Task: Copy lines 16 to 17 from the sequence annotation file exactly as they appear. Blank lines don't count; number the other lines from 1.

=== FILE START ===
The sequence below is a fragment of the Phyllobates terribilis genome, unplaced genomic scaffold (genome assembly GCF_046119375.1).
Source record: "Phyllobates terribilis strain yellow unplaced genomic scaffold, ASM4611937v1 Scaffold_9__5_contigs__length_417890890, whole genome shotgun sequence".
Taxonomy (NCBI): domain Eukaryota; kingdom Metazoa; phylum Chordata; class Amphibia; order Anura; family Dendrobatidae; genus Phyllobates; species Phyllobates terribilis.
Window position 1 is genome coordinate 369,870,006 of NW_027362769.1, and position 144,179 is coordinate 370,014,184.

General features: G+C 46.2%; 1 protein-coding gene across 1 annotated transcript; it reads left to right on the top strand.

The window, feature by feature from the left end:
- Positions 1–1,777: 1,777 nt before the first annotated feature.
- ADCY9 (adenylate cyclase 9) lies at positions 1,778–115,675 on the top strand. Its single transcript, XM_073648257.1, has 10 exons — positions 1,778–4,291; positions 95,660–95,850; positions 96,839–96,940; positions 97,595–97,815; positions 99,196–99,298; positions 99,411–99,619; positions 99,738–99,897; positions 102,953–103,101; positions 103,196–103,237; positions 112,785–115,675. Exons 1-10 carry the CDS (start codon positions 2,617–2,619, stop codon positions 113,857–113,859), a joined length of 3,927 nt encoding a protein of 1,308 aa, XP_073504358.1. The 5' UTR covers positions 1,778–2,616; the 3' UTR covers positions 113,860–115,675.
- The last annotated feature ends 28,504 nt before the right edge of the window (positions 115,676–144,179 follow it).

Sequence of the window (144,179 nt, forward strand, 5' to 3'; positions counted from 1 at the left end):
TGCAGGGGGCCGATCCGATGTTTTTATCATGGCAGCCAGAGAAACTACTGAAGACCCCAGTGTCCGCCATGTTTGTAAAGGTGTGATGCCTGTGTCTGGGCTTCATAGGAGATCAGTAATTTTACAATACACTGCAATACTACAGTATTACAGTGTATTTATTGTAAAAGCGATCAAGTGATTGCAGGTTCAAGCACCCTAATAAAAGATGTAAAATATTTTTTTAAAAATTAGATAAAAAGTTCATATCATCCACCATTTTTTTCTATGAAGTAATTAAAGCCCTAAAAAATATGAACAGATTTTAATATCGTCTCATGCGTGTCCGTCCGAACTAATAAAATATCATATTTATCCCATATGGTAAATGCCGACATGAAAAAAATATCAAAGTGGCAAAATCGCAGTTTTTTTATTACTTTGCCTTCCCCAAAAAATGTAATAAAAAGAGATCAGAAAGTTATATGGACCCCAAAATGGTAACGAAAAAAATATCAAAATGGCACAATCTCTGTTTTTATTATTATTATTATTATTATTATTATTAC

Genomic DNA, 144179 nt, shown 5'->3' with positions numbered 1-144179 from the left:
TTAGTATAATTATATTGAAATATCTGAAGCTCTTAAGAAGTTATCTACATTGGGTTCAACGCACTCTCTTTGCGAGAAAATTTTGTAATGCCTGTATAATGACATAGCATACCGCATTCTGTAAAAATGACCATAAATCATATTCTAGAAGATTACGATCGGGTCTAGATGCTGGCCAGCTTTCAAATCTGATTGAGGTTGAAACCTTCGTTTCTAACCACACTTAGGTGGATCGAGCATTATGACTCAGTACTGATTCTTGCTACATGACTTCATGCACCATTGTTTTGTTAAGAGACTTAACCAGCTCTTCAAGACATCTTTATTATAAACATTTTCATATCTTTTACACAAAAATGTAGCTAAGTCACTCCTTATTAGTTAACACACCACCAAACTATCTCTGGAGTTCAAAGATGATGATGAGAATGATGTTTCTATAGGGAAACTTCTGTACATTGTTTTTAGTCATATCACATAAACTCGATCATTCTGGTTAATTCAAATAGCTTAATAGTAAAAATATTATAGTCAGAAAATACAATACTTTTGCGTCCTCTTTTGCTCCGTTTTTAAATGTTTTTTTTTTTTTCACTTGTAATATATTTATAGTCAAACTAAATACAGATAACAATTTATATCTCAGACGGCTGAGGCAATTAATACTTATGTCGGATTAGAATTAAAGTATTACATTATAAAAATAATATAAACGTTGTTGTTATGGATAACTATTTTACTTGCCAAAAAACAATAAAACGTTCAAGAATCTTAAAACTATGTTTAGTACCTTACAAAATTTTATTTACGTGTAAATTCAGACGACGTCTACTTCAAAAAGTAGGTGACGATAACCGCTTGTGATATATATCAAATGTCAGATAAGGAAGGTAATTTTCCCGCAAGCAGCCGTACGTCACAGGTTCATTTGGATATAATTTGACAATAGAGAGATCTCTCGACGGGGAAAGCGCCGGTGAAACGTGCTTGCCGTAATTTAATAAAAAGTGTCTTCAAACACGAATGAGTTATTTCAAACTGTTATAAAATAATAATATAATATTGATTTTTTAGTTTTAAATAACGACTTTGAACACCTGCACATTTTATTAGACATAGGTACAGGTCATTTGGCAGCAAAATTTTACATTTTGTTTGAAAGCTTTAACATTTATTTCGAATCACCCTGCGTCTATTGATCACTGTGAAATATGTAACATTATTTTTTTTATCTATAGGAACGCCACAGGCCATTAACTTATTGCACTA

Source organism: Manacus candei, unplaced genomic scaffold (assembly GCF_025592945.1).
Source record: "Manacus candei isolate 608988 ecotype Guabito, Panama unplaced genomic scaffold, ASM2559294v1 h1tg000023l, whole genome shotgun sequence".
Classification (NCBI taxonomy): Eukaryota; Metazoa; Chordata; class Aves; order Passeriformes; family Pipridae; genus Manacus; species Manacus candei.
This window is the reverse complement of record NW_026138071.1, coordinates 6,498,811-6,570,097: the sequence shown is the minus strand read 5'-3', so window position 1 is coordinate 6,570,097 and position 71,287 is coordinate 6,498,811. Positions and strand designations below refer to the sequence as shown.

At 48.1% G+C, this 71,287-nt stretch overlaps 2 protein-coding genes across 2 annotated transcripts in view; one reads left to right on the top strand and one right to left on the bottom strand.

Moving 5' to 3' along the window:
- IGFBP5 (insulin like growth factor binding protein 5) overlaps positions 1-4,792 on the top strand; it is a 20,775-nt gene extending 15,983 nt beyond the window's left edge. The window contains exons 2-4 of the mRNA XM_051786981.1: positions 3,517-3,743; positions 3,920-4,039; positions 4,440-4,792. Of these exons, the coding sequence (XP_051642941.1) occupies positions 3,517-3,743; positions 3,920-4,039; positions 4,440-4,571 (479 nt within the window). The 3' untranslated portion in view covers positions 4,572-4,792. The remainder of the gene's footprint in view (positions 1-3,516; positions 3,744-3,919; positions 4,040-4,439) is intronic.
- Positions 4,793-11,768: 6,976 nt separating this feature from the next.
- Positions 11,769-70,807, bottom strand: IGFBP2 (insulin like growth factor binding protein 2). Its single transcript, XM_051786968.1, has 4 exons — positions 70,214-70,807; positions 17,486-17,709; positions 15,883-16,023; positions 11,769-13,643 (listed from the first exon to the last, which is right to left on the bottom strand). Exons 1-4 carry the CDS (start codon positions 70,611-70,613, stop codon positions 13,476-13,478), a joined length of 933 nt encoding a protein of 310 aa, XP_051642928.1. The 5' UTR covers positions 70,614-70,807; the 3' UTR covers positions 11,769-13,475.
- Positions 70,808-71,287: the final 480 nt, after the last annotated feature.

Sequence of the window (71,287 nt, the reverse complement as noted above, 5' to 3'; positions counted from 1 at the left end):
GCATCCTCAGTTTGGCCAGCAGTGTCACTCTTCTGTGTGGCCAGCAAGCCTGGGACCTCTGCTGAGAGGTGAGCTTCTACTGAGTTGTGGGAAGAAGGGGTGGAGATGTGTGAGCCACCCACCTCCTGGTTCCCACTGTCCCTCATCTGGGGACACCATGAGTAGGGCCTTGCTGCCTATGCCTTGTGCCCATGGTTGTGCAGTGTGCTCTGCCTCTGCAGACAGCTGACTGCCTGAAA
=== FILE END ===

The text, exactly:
Classification (NCBI taxonomy): Eukaryota; Metazoa; Chordata; class Aves; order Passeriformes; family Pipridae; genus Manacus; species Manacus candei.
This window is the reverse complement of record NW_026138071.1, coordinates 6,498,811-6,570,097: the sequence shown is the minus strand read 5'-3', so window position 1 is coordinate 6,570,097 and position 71,287 is coordinate 6,498,811. Positions and strand designations below refer to the sequence as shown.